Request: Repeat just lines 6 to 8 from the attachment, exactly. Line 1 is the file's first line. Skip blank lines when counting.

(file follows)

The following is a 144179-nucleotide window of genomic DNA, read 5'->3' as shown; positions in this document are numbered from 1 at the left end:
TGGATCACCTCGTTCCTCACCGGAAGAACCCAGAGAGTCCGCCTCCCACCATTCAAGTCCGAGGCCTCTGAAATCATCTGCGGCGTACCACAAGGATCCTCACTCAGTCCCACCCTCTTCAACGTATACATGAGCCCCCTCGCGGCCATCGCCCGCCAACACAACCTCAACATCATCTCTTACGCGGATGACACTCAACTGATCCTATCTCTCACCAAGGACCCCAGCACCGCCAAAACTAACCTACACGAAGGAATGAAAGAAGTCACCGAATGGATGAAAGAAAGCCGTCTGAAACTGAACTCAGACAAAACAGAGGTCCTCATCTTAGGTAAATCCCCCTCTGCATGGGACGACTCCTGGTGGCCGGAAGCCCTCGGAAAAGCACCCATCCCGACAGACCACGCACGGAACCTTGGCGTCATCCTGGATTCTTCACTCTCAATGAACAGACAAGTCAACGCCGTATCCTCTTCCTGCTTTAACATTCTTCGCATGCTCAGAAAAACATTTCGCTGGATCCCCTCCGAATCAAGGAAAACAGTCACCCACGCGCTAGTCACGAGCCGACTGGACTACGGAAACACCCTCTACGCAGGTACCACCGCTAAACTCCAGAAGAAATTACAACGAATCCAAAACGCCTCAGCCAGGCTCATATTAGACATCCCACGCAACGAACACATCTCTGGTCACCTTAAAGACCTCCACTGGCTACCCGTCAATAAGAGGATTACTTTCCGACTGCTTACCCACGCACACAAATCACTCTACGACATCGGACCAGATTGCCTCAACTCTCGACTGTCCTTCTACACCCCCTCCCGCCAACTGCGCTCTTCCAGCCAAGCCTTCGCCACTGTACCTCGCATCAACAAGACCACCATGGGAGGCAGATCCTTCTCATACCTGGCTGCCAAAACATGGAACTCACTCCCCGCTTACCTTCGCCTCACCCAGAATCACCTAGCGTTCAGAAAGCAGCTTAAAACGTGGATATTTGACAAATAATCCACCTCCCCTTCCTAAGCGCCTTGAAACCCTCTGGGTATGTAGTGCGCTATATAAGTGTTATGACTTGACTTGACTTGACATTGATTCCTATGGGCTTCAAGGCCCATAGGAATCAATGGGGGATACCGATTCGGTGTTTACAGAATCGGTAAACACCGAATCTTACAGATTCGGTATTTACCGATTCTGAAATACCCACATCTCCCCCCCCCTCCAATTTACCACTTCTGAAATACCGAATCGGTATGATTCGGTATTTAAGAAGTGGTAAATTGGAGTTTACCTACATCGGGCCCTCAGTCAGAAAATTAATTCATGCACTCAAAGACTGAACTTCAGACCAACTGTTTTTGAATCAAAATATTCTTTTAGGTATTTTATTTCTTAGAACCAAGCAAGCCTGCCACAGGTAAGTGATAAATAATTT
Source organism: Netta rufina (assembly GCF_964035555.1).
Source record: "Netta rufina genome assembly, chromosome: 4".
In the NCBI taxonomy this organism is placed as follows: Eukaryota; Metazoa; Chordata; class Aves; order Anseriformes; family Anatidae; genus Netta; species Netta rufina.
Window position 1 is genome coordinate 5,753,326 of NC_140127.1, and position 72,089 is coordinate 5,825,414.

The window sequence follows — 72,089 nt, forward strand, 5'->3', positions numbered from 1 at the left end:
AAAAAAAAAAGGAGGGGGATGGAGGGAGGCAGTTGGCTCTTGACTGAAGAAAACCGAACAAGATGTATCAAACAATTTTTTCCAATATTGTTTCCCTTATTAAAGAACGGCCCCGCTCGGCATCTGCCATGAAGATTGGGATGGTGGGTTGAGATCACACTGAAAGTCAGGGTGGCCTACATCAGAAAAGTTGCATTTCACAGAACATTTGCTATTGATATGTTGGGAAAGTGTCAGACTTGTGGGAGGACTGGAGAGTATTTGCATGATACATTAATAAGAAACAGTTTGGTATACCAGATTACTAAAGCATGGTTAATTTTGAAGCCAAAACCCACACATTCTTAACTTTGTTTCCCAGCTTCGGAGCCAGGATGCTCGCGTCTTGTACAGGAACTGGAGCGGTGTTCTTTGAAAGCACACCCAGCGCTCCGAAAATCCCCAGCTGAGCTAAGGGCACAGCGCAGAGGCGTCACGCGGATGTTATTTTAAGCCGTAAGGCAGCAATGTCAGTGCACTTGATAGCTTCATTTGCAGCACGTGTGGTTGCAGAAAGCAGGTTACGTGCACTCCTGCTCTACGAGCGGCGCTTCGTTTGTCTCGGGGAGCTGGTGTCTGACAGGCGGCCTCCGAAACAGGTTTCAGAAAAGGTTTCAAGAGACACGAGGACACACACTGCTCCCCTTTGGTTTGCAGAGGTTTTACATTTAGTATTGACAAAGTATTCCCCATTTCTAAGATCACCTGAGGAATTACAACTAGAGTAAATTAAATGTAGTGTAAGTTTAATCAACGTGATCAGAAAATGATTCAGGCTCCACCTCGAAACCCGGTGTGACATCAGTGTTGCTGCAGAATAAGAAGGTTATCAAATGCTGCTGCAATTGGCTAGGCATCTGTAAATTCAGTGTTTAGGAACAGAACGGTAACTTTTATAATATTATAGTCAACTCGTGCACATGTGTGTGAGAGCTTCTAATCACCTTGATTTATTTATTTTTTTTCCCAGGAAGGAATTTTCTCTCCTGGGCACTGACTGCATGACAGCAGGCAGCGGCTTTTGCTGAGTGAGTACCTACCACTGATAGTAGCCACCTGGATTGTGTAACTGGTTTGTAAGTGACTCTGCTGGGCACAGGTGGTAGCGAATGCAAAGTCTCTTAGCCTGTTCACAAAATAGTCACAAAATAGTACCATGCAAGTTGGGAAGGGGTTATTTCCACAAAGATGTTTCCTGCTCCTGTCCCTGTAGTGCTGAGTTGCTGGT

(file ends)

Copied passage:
Window position 1 is genome coordinate 5,753,326 of NC_140127.1, and position 72,089 is coordinate 5,825,414.

The window sequence follows — 72,089 nt, forward strand, 5'->3', positions numbered from 1 at the left end:
AAAAAAAAAAGGAGGGGGATGGAGGGAGGCAGTTGGCTCTTGACTGAAGAAAACCGAACAAGATGTATCAAACAATTTTTTCCAATATTGTTTCCCTTATTAAAGAACGGCCCCGCTCGGCATCTGCCATGAAGATTGGGATGGTGGGTTGAGATCACACTGAAAGTCAGGGTGGCCTACATCAGAAAAGTTGCATTTCACAGAACATTTGCTATTGATATGTTGGGAAAGTGTCAGACTTGTGGGAGGACTGGAGAGTATTTGCATGATACATTAATAAGAAACAGTTTGGTATACCAGATTACTAAAGCATGGTTAATTTTGAAGCCAAAACCCACACATTCTTAACTTTGTTTCCCAGCTTCGGAGCCAGGATGCTCGCGTCTTGTACAGGAACTGGAGCGGTGTTCTTTGAAAGCACACCCAGCGCTCCGAAAATCCCCAGCTGAGCTAAGGGCACAGCGCAGAGGCGTCACGCGGATGTTATTTTAAGCCGTAAGGCAGCAATGTCAGTGCACTTGATAGCTTCATTTGCAGCACGTGTGGTTGCAGAAAGCAGGTTACGTGCACTCCTGCTCTACGAGCGGCGCTTCGTTTGTCTCGGGGAGCTGGTGTCTGACAGGCGGCCTCCGAAACAGGTTTCAGAAAAGGTTTCAAGAGACACGAGGACACACACTGCTCCCCTTTGGTTTGCAGAGGTTTTACATTTAGTATTGACAAAGTATTCCCCATTTCTAAGATCACCTGAGGAATTACAACTAGAGTAAATTAAATGTAGTGTAAGTTTAATCAACGTGATCAGAAAATGATTCAGGCTCCACCTCGAAACCCGGTGTGACATCAGTGTTGCTGCAGAATAAGAAGGTTATCAAATGCTGCTGCAATTGGCTAGGCATCTGTAAATTCAGTGTTTAGGAACAGAACGGTAACTTTTATAATATTATAGTCAACTCGTGCACATGTGTGTGAGAGCTTCTAATCACCTTGATTTATTTATTTTTTTTCCCAGGAAGGAATTTTCTCTCCTGGGCACTGACTGCATGACAGCAGGCAGCGGCTTTTGCTGAGTGAGTACCTACCACTGATAGTAGCCACCTGGATTGTGTAACTGGTTTGTAAGTGACTCTGCTGGGCACAGGTGGTAGCGAATGCAAAGTCTCTTAGCCTGTTCACAAAATAGTCACAAAATAGTACCATGCAAGTTGGGAAGGGGTTATTTCCACAAAGATGTTTCCTGCTCCTGTCCCTGTAGTGCTGAGTTGCTGGT